Monday, January 18, 2010


I've been reading some recent fiction online, which is never a good thing for my state of mind.

Reading descriptions, I noticed a general predominance of contemporary fiction ... sometimes to the point where it was hard for me to even find a secondary world story to read. (Which I look for because it's more comparable to what I write, so gives me a better pulse on the market as I stand in relationship to it.) I don't understand the heavy skew. I enjoy both, but why is exploring the human state with cornflakes and corporate politics any more valid than exploring it through what happens (for instance) when a race of beings communicate telepathically?

The stories I read also had the characteristic that the story was diminished in favor of philosophical thought, extended metaphors and pure imagery. In one case, I simply found that the effect could have been much stronger if the story was shorter and more tightly focused on the core concepts. In another case, I found the lack of concrete details made the story something like an ice-sculpture: beautiful, but I didn't want to get too close to it.

Also ... what is the fascination with present tense? I realize that part of my reaction to it is personal: I spent a lot of time in online roleplaying games, where present tense is used pretty exclusively, so when I read present, my brain automatically goes "RPG session." But I generally find it has a distancing effect. I think if you're going to use it, it has to have purpose - for instance, the story needs to be told by the narrator AS it's happening. Or the narrator is an alien / child / otherwise has an unusual voice. Please don't just throw it on because it is trendy and cool. :-( I've only read a handful of stories where I felt the present tense added to a story, rather than detracted from it.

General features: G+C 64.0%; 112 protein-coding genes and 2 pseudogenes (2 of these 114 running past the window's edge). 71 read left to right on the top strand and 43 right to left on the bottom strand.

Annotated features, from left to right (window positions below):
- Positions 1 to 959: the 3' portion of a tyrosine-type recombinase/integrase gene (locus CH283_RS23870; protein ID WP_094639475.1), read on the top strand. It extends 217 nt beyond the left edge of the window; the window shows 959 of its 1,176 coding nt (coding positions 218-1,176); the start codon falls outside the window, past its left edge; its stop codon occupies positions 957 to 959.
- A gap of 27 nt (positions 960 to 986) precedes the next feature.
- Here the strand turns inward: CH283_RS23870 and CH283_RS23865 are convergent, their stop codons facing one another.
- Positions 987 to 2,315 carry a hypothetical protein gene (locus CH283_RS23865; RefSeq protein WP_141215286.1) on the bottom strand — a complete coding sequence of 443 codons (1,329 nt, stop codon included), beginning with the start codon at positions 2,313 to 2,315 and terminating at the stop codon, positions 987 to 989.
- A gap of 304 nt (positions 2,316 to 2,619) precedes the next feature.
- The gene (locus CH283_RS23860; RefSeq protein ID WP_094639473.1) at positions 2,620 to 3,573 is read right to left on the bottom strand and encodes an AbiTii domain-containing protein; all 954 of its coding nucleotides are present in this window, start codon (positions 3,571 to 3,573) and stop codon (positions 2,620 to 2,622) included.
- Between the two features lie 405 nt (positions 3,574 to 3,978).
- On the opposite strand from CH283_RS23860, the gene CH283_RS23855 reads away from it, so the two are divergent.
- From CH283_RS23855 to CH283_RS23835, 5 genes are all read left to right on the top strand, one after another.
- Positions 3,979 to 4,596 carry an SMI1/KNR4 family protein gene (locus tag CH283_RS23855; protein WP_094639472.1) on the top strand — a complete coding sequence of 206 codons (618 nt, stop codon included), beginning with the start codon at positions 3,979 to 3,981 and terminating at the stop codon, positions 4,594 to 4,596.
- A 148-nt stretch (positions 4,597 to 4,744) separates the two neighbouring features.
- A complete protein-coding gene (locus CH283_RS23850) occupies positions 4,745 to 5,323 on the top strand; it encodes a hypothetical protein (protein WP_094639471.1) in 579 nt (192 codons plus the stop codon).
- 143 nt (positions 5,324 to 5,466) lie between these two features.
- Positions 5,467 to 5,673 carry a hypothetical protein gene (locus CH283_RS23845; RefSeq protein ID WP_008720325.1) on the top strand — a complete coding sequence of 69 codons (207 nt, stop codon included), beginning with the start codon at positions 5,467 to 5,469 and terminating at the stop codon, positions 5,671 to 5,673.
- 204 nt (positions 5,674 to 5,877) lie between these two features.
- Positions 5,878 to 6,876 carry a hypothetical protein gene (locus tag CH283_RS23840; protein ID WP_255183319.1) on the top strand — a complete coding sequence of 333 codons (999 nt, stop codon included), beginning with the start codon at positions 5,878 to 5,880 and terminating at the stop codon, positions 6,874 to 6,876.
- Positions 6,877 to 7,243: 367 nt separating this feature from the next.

I see the craft in these stories, and I admire many of the turns of phrase. Believe me, I wish I could read one of these and go, "Wow, I want to write something just like this!" I suspect it would make my life easier. ;-)

But it scares me ... because I can't write like this. Because I pour my love into unfamiliar worlds, well-drawn characters and strong, driving plots (at least, I hope they are) created by the clash of the first two elements. Because I need momentum, I need an arc, to enjoy what I'm writing. I can't write stories that are events built around a musing.

If the things I keep reading are what fiction has become, then really, I'm a dinosaur. I just have to hope that I can sell to the novel market (where things tend to be more my speed) without major pro sales and then make my way into anthologies (also where things tend to be more my speed) by dint of that.


Merc said...

Not sure if this is helpful at all, but I've been reading the archives of Beneath Ceaseless Skies--which is an online magazine that focuses on secondary world fantasy (and very little present tense) and is lovely all around.



Lindsey Duncan said...

Yes, BCS is great for secondary world (and I love that it openly focuses on it). I must have hit it at a weird point the last time I went to sample, though, because I ran into a bunch of present tense. ;-)

Aubrie said...

This is why I'm glad that Avatar won two Golden Globes. Finally the film critics are embracing sci fi fantasy as a award winning form of story telling.